Newtonian physicists do it with five bodies

Illustration for article titled Newtonian physicists do it with five bodies

That is, until Einstein comes along and ruins it. Check out this thought experiment that shows how, under Newtonian physics, five bodies can complete a task an infinite number of times in a finite amount of time.


The physics of two planets orbiting each other in a stable system is easy to work out with math. Simply take the speed of the planets, and their relative masses, and you can find a stable orbit for them. Introduce a third planet, and things get tricky. Although relatively stable systems of multiple masses are possible - look at the solar system - they're tought to puzzle out on paper. With gravity, speed, and location changing with every motion of three different bodies, they're very volatile. Forces pull on each body in surprising ways. Often, one of the objects gets kicked out of system, taking energy with it, leaving the other two objects to drop into a lower, but stable, orbit.

Ah, but what happens if there are five bodies? This is an idea that physicist Jeff Xia thought of in the late nineties. First, take two stable systems. Each consists of two orbiting bodies of equal weight. One system spins one direction, while the other spins the other direction. They both lie in planes that are parallel to each other, as if they were rolling in circles on separate shelves of a bookcase. Now take a fifth body, a considerably lighter one, and set it moving back and forth between the two systems. As it moves through the center of mass of one system, it destabilizes the whole thing and gets kicked back towards the other system. Once it reaches the other system, the same thing happens.

Illustration for article titled Newtonian physicists do it with five bodies

Since both of these systems push the fifth body towards each other, the systems themselves get kicked away from each other to conserve momentum. Each oscillation pushes the bodies apart farther. Eventually, after infinite oscillations, they expand to an infinite distance apart. Here's the twist; work out the math and they do it in a finite amount of time. There are some restrictions. These bodies, rather than being planets, are particles, and they have mass but no real size, since the systems oribit tighter with each oscillation. But looking at Newtonian physics, this thing actually works. Physically distinct oscillations would occur an infinite number of times in a finite amount of time.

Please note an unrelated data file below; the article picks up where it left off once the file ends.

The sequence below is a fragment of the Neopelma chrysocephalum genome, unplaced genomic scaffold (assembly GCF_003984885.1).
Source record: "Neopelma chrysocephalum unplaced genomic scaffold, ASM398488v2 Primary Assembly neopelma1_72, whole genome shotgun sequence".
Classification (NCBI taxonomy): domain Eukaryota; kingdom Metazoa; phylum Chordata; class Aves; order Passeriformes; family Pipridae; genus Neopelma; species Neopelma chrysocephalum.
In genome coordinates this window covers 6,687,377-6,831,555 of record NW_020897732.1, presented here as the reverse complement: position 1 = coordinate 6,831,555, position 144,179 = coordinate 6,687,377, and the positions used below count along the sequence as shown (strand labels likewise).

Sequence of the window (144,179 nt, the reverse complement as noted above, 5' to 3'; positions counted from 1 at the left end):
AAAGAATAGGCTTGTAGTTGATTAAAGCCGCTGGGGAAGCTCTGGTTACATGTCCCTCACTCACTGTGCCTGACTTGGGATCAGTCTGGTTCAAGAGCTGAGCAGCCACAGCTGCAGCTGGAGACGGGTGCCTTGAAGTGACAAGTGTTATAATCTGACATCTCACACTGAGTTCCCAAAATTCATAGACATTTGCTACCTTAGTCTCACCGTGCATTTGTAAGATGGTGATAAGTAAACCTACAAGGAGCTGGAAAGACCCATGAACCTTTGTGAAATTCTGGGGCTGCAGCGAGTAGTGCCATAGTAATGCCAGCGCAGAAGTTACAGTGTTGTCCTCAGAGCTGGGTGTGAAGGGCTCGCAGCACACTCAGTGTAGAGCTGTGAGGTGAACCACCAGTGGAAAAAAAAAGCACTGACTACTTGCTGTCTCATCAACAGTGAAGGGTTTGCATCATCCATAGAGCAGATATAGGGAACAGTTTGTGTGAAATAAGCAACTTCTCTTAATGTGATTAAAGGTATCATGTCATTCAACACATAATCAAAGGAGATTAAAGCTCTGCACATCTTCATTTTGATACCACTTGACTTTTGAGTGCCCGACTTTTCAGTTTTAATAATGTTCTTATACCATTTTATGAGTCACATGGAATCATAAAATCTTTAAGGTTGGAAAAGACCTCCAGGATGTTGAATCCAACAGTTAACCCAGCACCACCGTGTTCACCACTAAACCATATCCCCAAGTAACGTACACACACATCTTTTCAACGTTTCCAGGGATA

Until Einstein screws everything up. Newton assumes that gravity acts instantaneously. It does not. Instead, it travels the same way every other awesome thing travels through the universe - no faster than the speed of light in a vacuum. The problem also assumes that particles can get infinitely close to each other, since the orbits of both two-body systems would get smaller and the fifth body would still have to pass between them. If they actually got that close, they'd form a black hole. And so, although in the philosophic science of Newton's time a task could be accomplished an infinite number of times with a certain set-up and physical conditons, practically, it can't be done. Which is a shame because it would be an awesome lab experiment.

Via New Scientist, and


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Newtonian Physics sucks. Just saying. While more or less acurately describing some things it completely balls other things up. Relativity is where it's at people.

One point though, I'm under the impression that we don't know for certain (though we assume) that gravity travels at the speed of light as we have, as of yet, not been able to actually detect gravitational waves, though there is research going in to this. (I know the University of Glasgow has a Gravitational Research department and so I assume other places will as well)